I hate to say this, but colder weather is upon us and winter is coming.

Everyone is cleaning up leaves and getting outdoor projects done before the snow flies but it is also important that the inside of your home is ready for winter.

Since furnaces, fireplaces and space heaters are running, it is vital to make sure your smoke detectors and carbon monoxide detectors are in working order. This means you need to test them, change batteries and clean them.

If they are 10 years or older, please replace them with new ones.

This is also the time to get your furnace checked and cleaned.

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Today, I would like to share an incident that happened recently in town and happens far more than we would prefer. The West Fargo Fire Department had a call about a fire that started because of staining material and rag storage.

Earlier in the day the individual had done some staining and the rags that were used were left in a pile in the garage. A fire started within the rags and damage was done to the garage from the heat and smoke. The fire was contained to the garage area because of early notification by the residents who were inside the home. This fire could have been much worse, spreading to the home or injuring the home owners. It seemed a good time to discuss fire safety in regards to paints, thinners and stains.

It seems at some point in our lives, many of us refinish or redecorate items for a hobby or to improve their appearance. There are two types of finishes commonly used, water based and oil based. If everyone would use water based stains/paints/finishes this article wouldn’t be necessary, since water based solutions are non-flammable. However, on occasion oil based products are used for a number of different reasons.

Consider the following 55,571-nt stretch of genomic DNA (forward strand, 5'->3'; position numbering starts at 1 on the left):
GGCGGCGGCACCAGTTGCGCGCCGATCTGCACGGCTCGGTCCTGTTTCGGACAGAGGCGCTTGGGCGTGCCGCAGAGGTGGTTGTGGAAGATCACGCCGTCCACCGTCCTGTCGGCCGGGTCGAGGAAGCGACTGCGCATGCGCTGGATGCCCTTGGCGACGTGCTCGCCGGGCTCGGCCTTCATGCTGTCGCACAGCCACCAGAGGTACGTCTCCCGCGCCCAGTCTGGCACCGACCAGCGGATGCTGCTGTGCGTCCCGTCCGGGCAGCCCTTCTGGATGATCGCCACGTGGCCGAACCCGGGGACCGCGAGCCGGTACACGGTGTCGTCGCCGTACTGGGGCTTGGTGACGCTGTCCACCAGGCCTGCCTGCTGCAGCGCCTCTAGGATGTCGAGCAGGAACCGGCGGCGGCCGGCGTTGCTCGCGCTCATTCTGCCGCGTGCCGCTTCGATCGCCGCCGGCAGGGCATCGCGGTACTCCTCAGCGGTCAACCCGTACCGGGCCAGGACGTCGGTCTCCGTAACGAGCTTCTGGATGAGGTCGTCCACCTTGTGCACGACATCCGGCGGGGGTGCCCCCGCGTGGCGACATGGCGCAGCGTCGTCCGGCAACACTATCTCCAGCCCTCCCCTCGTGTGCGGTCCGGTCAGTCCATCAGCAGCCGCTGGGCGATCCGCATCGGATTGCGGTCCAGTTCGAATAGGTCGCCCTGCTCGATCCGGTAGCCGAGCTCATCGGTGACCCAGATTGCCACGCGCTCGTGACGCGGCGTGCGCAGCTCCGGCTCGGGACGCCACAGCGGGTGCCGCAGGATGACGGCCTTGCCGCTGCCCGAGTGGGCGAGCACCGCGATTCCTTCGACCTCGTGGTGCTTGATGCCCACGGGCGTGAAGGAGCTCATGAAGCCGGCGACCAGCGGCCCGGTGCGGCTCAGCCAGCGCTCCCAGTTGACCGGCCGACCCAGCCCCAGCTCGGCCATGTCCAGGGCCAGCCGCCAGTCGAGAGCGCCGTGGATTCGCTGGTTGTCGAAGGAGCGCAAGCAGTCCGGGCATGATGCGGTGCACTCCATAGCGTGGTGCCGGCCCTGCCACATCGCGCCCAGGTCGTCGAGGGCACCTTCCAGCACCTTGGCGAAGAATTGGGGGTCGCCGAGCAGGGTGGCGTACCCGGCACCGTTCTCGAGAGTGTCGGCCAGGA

The use of brushes on surfaces usually are not a concern because they are not as easily dismissed as “just a rag”. Cleanup is usually done outside with a thinner and has an odor nobody cares for, so it is removed and discarded. I’m not saying it is not a fire hazard; being flammable in nature, care still needs to be taken such and not used near open flames, smoking materials, etc. When staining though, rags are used usually instead of brushes. Cleanup of rags usually ends up with them being discarded in a pile or in the trash. This is where a bit of trouble can occur when a reaction called spontaneous combustion can occur.

The most common type of spontaneous combustion fires are those caused by improperly disposed of oil and stain soaked rags. Examples of these products are oil-based paints and stains, teak and linseed oils, varnishes and polyurethane, and paint thinners. Spontaneous combustion of oily rags occurs when a rag or cloth is slowly heated to its ignition point through oxidation. A substance will begin to release heat as it oxidizes. If this heat has no way to escape (like in rags in a pile) the temperature will raise to a level high enough to ignite the oil and ignite the rag or cloth. This fire can spread quickly to other combustibles and cause great damage to your home or property and potentially personal injury.

Prevention of spontaneous combustion fires begins with basic housekeeping. A clean work area can prevent a fire from spreading and getting bigger by not allowing the fire to have additional items nearby to burn. The most important thing to understand is the proper disposal of rags soiled with oils, such as linseed oil and turpentine, is key in eliminating these preventable fires. Using a metal container with a lid and soaking the rags in water will help eliminate any fire concerns.

If you have any further questions in regards to fire safety, please contact the West Fargo Fire Department at 433-5380. Have a fire safe November.